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Q&A: Highland CEO Leah Wong Ashburn

At the helm of North Carolina’s Highland Brewing, founded by her father Oscar Wong in 1994, Leah Wong Ashburn discusses how they’re doubling down on people, values, and experience in today’s challenging environment.

Jamie Bogner Sep 23, 2022 - 20 min read

Q&A: Highland CEO Leah Wong Ashburn Primary Image

Photo: Courtesy Highland Brewing

CBB The post-pandemic bounce hasn’t quite panned out like some predicted. How has changing consumer behavior over the past 18 months impacted Highland? In terms of brands and packaging, how have some of these trends continued and what has shifted?

LWA Consumers have shifted in two ways that are separated by one letter. They’ve become more value conscious, and they’ve also become more values conscious. So, of course, we’ve seen that when buying multipacks in grocery stores, the power of promotional pricing was exaggerated through the pandemic. And we haven’t seen on-premise come back fully, so the draft lines aren’t really there. That changing purchasing behavior is combining with values consciousness—people’s personal values are also affecting their buying decisions, and their expectations of the companies they purchase from have to include that values-based message. Whether that’s social justice, environment, or something else, we must be better at getting that message out. That’s easy to do at the taproom and really hard to do on the shelf.

CBB How do you do that? Within one door of a beer cooler, that small amount of customer-facing information has to be colorful and slick and stand out. How do you convey values and try to make a connection with the consumer in some sort of meaningful way?

LWA We haven’t nailed it. And we’ll never be done.

CBB By the time you figure it out, it’ll change again.

LWA We took a first step in streamlining the portfolio. There’s limited shelf space, and the pressure is so high to move quickly, but give it focus, and offer new stuff—but not too much. Finding that balance is hard. It will be different for everybody, depending on your business model, your geography, the number of wholesalers you’re working with, and individual markets. We have new things coming, in the right amount of new—enough that we can still wrap our arms around and promote effectively. The other part is looking at marketing and more creatively tying in our story and our brand to experiences in the market. How do we go beyond the shelf but have people remember something about us when it gets to that shelf?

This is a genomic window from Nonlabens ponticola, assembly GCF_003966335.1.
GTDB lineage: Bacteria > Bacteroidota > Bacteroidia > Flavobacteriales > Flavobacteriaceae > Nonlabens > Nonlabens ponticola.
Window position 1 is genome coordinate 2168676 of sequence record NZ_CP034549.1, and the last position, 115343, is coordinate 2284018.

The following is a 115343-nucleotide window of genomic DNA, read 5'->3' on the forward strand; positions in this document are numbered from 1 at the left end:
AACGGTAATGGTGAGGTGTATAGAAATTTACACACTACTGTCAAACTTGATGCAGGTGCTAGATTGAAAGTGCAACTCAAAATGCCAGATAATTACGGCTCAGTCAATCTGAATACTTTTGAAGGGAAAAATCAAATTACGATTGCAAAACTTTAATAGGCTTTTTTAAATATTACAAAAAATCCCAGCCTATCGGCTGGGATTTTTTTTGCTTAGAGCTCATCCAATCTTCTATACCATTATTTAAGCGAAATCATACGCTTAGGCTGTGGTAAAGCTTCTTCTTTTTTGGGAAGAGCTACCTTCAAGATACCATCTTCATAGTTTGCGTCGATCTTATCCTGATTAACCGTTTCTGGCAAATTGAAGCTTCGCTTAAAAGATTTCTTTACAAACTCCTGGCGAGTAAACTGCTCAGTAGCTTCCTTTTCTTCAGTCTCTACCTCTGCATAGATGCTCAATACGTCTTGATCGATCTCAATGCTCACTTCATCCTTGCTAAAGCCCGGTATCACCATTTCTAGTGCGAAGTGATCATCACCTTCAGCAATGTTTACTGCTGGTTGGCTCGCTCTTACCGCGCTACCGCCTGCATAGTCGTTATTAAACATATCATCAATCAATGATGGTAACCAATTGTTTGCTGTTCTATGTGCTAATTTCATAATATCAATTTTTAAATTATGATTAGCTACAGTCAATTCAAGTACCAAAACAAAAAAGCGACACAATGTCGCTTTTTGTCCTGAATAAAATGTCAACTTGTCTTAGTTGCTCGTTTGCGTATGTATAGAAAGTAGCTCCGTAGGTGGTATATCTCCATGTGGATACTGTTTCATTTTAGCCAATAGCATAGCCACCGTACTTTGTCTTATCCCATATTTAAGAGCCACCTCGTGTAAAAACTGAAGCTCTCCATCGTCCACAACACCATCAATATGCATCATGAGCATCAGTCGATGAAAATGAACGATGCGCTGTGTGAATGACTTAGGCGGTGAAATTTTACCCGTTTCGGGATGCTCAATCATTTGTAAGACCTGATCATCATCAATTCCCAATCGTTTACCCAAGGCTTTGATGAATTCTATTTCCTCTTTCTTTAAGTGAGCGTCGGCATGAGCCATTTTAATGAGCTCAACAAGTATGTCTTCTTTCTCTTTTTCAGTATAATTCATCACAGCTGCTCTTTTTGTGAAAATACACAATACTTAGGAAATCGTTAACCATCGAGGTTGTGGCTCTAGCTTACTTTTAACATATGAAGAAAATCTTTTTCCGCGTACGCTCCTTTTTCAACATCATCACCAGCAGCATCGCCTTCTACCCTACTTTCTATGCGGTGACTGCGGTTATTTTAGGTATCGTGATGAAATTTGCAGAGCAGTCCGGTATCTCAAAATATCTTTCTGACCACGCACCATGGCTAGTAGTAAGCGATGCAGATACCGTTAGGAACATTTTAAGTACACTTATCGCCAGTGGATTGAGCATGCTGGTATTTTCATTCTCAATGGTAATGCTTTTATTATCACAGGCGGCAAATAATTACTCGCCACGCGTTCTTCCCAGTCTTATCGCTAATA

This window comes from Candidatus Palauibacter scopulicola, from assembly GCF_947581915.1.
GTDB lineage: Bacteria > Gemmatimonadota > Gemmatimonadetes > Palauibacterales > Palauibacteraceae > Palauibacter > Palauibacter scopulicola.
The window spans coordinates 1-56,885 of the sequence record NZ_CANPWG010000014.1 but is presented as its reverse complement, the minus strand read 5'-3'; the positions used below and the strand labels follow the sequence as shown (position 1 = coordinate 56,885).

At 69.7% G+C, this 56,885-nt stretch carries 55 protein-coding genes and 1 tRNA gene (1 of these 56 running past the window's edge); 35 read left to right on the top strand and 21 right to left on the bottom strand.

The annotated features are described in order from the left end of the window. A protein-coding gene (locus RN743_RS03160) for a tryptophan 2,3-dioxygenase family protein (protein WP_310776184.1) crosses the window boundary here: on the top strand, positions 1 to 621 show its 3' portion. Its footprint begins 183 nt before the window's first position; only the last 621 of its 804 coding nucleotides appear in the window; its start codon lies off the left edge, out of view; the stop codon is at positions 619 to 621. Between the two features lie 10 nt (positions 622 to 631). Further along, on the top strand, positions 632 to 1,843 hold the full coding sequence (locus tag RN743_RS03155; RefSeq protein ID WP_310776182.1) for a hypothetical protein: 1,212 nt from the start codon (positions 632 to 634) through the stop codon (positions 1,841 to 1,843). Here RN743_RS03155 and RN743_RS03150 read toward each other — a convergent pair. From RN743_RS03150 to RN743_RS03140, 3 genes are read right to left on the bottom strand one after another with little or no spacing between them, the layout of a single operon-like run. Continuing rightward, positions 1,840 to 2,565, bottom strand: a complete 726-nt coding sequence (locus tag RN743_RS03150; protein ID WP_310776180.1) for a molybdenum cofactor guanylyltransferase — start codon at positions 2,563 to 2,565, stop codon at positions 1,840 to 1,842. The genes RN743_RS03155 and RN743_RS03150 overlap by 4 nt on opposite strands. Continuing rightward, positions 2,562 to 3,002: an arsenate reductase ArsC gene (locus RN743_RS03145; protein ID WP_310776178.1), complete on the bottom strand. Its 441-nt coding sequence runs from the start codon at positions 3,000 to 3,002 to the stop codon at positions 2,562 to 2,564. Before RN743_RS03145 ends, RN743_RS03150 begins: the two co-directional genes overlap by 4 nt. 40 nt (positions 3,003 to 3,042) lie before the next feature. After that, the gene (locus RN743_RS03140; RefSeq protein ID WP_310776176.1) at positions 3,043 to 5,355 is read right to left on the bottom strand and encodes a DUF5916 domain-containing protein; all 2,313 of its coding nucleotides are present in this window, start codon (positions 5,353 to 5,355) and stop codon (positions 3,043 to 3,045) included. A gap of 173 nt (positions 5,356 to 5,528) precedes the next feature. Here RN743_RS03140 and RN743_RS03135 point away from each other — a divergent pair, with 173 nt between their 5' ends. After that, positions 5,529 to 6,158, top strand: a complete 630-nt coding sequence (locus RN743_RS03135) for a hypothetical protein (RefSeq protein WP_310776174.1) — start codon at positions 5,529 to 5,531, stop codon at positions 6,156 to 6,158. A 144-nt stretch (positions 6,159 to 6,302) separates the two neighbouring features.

CBB Before the pandemic, Highland had engaged in a pretty broad rebrand—simplified, modernized. I remember the old days of the brand, when it seemed very aligned with Asheville’s Scottish history and had a very classic feeling. What was the motivation behind that and how did you all figure out where you wanted to go?

LWA We had this Scottish guy who we called Scotty—real creative—and he had bagpipes in a mountain background with plenty of plaid. It served us beautifully for a long time, especially with our name Highland (which I would never change). Over the 20 years that we had that look, our beer portfolio changed dramatically and was not predominantly Scottish beer. But our brand screamed “Scottish.” When it clicked that our brand and our beer were sending two different messages, I knew we had to make a change. The branding company we worked with did a great job, and I gave them free rein. I thought we might do a minor change, but once they took a deep dive and figured out that our pioneering spirit was something that not only got us started but was prevalent in our daily discussions, they encapsulated the idea with a simplified compass, and the pioneering spirit became central to our new brand.

CBB How much is internally driven, and how much is externally driven in that process? You want to reflect who you are as a business and a brand, but that also needs to connect to other people.

LWA You have to get customer input, which also means your staff, and their reactions will be all over the map. Once you get all the input, distill what’s most important—in a room with your branding company and marketing manager—and decide what the right message is moving forward. Then get the story perfectly clear, so that you can go back to everyone and say, “We heard this, so we went in this direction. You were part of this process, and here are the results.” And then you just don’t look back.

CBB We have seen other iconic brands go through a similar rebranding process and find a lot of pushback, because even if things may need updating, people still have a connection to those things. Change is hard, no matter how necessary.

LWA No matter what the change is, you’re going to get pushback. You just have to accept it. If you’ve done the right process, and you believe in what you’re doing, it is the right thing to just keep facing forward and give all the reasons that you’ve done this right thing, which takes into account all the input that you got. The input we got was from our wholesalers, industry, friends, customers, and our own staff. It was definitely the right thing; it just takes a minute. The ones who disagree will speak up first and speak loudly, then the opposition will die down, and people will speak up to support. Eventually it just goes away. It’s going to be fine.

CBB Then it becomes the new thing that people are comfortable with. Sure.

LWA It’s going to be okay.

CBB You mentioned that this process of innovation has to happen in a controlled way—that you need to create “new,” but you also can’t create too much new. How do you evaluate new opportunities for products? Given the large number of possibilities, how do you narrow down to what those best opportunities are and the best way that Highland as a brand can fit into some of those opportunities?